Journalist Sara Sneath* of the New Orleans Times-Picayune recently featured ecologists who sketched their study organisms as part of an impromptu, humorous initiative led by Dr. Solomon R. David* (Nicholls State University). Sneath’s front page story details how ecologists responded to the call to sketch their study organism using the MS Paint program and their nondominant hand. My take – that doing #sciart is a valuable skill and that skill set can be developed with practice – was included in both the online and print versions of the article. Keep reading for some background. Continue reading “Scientists’ SciArt featured by The Times-Picayune (New Orleans, LA)”
In spring 2017, I was one of 13 artists commissioned by the Laramie Mural Project to design and paint a component of the expansion of the downtown Laramie “Gill Street” mural.
The “Gill Street” mural features fish designed to evoke Wyoming icons.
My design depicts a group of five pronghorn along their ~100-mile migration route – the Path of the Pronghorn.
The mural was dedicated in August 2018. Read about it in the Laramie Boomerang!
Follow this link for details about my inspiration, the pronghorn migration, and the Laramie Mural Project.
Last year, a book I illustrated was published! The book, Then There Were None: The Demise of Desert Bighorn Sheep in the Pusch Ridge Wilderness, by Paul Krausman, details the demise of the desert bighorn sheep populations in the mountains around Tuscon, Arizona. It is both a conservation history and a warning for current conservationists.
I was delighted to recently bump into a review of it that also mentioned my illustrations.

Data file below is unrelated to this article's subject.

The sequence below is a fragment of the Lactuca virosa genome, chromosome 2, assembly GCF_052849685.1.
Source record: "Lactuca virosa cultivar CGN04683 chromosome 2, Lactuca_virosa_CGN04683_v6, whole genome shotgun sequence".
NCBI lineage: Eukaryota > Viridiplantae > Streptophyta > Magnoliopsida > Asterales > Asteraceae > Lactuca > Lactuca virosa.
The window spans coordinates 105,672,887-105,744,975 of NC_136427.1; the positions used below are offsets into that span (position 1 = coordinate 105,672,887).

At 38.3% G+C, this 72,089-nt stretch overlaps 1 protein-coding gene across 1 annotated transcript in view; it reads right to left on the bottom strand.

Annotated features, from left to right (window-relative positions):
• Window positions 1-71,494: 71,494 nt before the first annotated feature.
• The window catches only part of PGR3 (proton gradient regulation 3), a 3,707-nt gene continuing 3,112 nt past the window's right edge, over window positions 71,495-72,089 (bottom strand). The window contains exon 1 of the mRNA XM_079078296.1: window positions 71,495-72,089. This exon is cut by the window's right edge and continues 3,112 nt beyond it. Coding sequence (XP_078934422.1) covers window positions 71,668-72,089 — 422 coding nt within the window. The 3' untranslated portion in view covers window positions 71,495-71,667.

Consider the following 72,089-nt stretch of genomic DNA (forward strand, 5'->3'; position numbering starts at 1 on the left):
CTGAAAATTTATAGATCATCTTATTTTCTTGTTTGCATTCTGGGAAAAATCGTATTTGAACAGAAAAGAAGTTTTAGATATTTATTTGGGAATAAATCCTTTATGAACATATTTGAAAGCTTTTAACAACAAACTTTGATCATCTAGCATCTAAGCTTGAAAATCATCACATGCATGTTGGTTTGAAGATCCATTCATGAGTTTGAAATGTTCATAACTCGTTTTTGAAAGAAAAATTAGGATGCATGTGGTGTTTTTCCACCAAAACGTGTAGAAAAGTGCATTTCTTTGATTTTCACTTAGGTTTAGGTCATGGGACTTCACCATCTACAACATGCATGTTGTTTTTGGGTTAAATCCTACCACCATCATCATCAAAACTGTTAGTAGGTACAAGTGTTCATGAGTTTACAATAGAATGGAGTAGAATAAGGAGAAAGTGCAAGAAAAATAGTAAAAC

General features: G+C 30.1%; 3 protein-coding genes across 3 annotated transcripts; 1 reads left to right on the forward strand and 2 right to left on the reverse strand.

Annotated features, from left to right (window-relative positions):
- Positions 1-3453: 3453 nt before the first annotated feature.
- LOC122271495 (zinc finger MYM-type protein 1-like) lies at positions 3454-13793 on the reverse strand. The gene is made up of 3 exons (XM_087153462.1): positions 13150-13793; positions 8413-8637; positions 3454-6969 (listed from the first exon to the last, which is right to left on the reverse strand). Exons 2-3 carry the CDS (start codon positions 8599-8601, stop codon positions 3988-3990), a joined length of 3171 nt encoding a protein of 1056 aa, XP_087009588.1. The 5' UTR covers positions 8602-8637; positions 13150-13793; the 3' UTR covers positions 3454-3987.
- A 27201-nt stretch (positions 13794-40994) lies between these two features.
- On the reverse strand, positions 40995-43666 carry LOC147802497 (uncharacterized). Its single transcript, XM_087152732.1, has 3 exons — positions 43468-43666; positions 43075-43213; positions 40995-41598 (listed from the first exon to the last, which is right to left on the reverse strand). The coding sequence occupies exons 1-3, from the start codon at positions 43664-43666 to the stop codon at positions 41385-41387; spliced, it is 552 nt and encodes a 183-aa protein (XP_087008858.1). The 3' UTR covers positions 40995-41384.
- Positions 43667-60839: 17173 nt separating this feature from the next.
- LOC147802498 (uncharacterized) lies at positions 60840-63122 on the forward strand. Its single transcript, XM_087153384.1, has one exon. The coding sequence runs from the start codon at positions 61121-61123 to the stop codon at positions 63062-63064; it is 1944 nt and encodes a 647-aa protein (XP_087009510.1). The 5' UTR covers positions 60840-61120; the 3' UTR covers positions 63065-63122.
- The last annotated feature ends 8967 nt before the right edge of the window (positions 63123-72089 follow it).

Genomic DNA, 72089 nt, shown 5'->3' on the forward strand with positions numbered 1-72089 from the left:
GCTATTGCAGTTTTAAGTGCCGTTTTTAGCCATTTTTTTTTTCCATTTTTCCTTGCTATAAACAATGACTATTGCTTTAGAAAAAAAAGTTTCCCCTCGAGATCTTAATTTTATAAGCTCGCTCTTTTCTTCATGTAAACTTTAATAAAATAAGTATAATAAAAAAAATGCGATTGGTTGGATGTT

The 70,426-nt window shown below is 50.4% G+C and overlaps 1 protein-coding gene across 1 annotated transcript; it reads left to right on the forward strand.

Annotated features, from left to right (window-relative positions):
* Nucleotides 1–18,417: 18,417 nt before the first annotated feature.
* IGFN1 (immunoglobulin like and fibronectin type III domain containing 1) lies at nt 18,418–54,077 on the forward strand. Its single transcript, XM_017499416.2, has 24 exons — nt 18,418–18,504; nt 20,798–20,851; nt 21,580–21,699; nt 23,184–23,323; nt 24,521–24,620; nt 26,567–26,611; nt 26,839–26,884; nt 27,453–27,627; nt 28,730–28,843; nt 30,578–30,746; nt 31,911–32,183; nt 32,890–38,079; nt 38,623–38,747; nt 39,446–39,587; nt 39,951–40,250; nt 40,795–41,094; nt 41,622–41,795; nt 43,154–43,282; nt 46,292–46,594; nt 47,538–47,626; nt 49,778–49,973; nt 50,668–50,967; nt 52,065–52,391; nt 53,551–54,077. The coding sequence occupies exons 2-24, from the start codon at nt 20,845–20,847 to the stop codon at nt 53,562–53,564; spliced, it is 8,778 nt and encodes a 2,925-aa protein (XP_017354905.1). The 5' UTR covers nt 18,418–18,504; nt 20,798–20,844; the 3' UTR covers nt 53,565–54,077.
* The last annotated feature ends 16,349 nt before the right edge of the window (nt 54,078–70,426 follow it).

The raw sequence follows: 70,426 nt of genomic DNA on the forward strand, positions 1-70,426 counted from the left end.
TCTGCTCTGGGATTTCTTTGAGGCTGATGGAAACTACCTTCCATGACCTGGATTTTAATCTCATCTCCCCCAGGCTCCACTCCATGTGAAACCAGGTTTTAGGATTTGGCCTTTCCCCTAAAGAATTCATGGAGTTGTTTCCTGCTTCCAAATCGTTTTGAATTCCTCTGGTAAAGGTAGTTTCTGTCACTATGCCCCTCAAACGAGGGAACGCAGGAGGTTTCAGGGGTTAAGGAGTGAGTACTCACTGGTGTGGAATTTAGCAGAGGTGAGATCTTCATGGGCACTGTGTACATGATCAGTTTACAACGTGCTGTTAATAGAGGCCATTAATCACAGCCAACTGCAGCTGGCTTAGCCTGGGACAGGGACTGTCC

You can order the book from the publisher, New Mexico University Press, here.
In Autumn 2017, I led a co-taught graduate seminar course called “The Art of Science Communication.” The first project we assigned to the students, who were all PhD candidates in the sciences, was to select a mural in downtown Laramie. They each developed an audio script (which they then recorded) that interpreted their chosen mural in a way that connected the mural to their own research.
Their research ranged from super-massive black holes to birds that are inadvertent gardeners in tropical rain forests. We collaborated with the Laramie Public Art Coalition and the Laramie Mural Project to make the recordings available online. And, the University of Wyoming Press Office helped us distribute a press release about the project that was picked up by the Gillette News Record.
Learn more about the course, other communication and engagement projects developed by the students, and more, at the course website they maintained: engagelaramiescience.weebly.com.
Click here to read the article, behind a paywall.